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What Is Alcohol Awareness Month?


Alcohol Awareness Month is one of the tools the organization uses to educate the general public on alcohol, problem drinking, and recovery from alcohol abuse. – PowerPoint PPT presentation

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Title: What Is Alcohol Awareness Month?

What Is Alcohol Awareness Month?
TABLE OF CONTENTS 1. Introduction 2. The
History Of Alcohol Awareness Month 3. Alcohol
Awareness Month Pushes Back Against Stigma 4.
Facing Addiction With NCADD's Focus On Underage
Drinking 5. Addressing Drinking Rates Among
College Students 6. The Dangers Of Alcohol Use
Disorders 7. Alcohol-Free Weekend 8.
Overcoming Alcohol Dependence
17.6 million adults in the United States suffer
from alcohol dependence or Alcohol Use Disorder.
Additionally, a person's alcohol or substance
abuse directly affects an estimated 45 million
family members nationwide. 7 million children
live in a home with at least one
alcohol-dependent parent. Facing Addiction with
NCADD intends to put a dent in each of these
alarming statistics. Alcohol Awareness Month is
one of the tools the organization uses to educate
the general public on alcohol, problem drinking,
and recovery from alcohol abuse. Events on the
local, state and national levels bring the
effects of alcohol into the public eye. By
helping more significant numbers of people
understand the impact of alcohol, Facing
Addiction with NCADD wants to make a
difference. "Help For Today, Hope For Tomorrow
is the theme for the April 2019's Alcohol
Awareness Month. It focuses on alcohol's effects
on today's young people along with their
families, friends, and community as a whole. When
someone receives the help they need, the
resulting effects ripple farther out than you
might imagine. So, what exactly is Alcohol
Awareness Month and how did it begin? The
History Of Alcohol Awareness Month
History of Alcohol Awarness month

The National Council on Alcoholism and Drug
Dependence (NCADD for short) introduced Alcohol
Awareness Month in 1987. Alcohol dependence and
Alcohol Use Disorder carry a stigma, a widespread
misunderstanding of the core issue. NCADD wanted
to help communities understand the problem and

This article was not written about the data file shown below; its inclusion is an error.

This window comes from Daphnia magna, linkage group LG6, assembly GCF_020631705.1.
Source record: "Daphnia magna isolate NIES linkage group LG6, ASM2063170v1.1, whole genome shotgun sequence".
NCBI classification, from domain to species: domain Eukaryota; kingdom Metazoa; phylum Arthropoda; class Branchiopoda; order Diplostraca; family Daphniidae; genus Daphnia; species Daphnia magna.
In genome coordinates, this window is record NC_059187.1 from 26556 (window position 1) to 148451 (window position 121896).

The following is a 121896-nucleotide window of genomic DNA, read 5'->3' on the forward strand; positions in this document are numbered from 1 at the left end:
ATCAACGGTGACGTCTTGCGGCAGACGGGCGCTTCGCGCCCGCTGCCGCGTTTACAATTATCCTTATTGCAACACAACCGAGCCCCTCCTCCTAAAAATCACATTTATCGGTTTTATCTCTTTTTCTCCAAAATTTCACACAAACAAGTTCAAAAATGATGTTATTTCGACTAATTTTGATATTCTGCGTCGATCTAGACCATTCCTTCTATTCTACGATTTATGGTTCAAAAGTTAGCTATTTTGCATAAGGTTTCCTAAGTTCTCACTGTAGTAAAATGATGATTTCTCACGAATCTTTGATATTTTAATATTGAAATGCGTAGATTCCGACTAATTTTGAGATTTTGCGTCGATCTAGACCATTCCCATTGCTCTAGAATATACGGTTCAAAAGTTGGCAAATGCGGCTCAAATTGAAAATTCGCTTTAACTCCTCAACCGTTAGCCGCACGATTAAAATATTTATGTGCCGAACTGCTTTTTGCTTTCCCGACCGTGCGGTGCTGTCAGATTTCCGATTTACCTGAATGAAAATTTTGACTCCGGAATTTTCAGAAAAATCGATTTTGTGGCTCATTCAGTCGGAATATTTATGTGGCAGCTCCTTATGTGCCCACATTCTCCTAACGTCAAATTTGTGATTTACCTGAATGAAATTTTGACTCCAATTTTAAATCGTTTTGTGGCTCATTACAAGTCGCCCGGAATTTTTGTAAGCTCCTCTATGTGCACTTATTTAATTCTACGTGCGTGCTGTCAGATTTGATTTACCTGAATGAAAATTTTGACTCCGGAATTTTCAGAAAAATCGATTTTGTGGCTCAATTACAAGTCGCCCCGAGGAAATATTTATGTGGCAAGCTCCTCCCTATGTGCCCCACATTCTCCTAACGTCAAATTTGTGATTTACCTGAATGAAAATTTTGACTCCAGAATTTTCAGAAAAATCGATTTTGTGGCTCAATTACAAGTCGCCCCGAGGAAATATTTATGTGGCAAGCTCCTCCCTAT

encourage those who needed to seek help. Alcohol
Awareness Month offers a way to open up
conversations about alcohol consumption. Rather
than asking questions out of nowhere, people can
use the month to raise questions or concerns. It
also gives doctors the more open-ended
opportunity to offer strategies to help their
patients cut down on or quit drinking. The NCADD
announced its merger with the Facing Addiction
coalition in January 2018, combining the more
than 75 years of NCADD experience with the
emerging and present-day Facing Addiction
organization. Their merge introduces a strong
message and a powerful force against substance
abuse and alcohol dependence. Alcohol Awareness
Month Pushes Back Against Stigma Facing Addiction
to NCADD explains the primary goal of Alcohol
Awareness Month is to help reduce the stigma
surrounding alcohol
dependence. What exactly is a stigma, though? It
refers to the stereotypes, labels, or
discrimination against certain social
characteristics. Stigmas stem from
misunderstanding and lack of awareness of the
topic at hand. People feel guilt and shame when
they struggle with a stigmatized issue such as
alcohol dependence or Alcohol Use Disorder. The
widespread disapproval of problem drinkers leads
to people hiding their problems. It might be the
drinker themselves, their family members or
friends, or their teacher or employer. Rather
than feeling safe to discuss the issue head-on,
many people still tiptoe around the issue of
alcohol abuse. They fear the judgment of people
who don't understand the reality of alcohol use
disorder. This leads to the dangerous and